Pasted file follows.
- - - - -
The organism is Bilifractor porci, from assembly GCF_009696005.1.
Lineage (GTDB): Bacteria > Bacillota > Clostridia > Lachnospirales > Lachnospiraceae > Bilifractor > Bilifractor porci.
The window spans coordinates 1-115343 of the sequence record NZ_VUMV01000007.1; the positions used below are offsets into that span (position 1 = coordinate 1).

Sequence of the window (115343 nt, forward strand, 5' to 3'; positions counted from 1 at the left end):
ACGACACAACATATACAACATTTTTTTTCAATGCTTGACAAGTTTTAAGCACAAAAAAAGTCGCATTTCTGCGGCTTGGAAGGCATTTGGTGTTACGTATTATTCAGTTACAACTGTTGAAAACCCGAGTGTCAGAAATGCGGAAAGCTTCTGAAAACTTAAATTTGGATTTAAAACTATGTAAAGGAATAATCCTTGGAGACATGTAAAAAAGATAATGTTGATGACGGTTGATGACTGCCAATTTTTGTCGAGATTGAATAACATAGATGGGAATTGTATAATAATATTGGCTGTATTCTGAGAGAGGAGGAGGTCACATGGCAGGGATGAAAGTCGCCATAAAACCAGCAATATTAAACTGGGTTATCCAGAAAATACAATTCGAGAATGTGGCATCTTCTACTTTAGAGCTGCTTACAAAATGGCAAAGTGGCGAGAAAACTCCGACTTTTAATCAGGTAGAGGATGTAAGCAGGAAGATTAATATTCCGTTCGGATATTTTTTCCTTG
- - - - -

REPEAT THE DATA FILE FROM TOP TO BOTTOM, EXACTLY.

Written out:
The organism is Bilifractor porci, from assembly GCF_009696005.1.
Lineage (GTDB): Bacteria > Bacillota > Clostridia > Lachnospirales > Lachnospiraceae > Bilifractor > Bilifractor porci.
The window spans coordinates 1-115343 of the sequence record NZ_VUMV01000007.1; the positions used below are offsets into that span (position 1 = coordinate 1).

Sequence of the window (115343 nt, forward strand, 5' to 3'; positions counted from 1 at the left end):
ACGACACAACATATACAACATTTTTTTTCAATGCTTGACAAGTTTTAAGCACAAAAAAAGTCGCATTTCTGCGGCTTGGAAGGCATTTGGTGTTACGTATTATTCAGTTACAACTGTTGAAAACCCGAGTGTCAGAAATGCGGAAAGCTTCTGAAAACTTAAATTTGGATTTAAAACTATGTAAAGGAATAATCCTTGGAGACATGTAAAAAAGATAATGTTGATGACGGTTGATGACTGCCAATTTTTGTCGAGATTGAATAACATAGATGGGAATTGTATAATAATATTGGCTGTATTCTGAGAGAGGAGGAGGTCACATGGCAGGGATGAAAGTCGCCATAAAACCAGCAATATTAAACTGGGTTATCCAGAAAATACAATTCGAGAATGTGGCATCTTCTACTTTAGAGCTGCTTACAAAATGGCAAAGTGGCGAGAAAACTCCGACTTTTAATCAGGTAGAGGATGTAAGCAGGAAGATTAATATTCCGTTCGGATATTTTTTCCTTG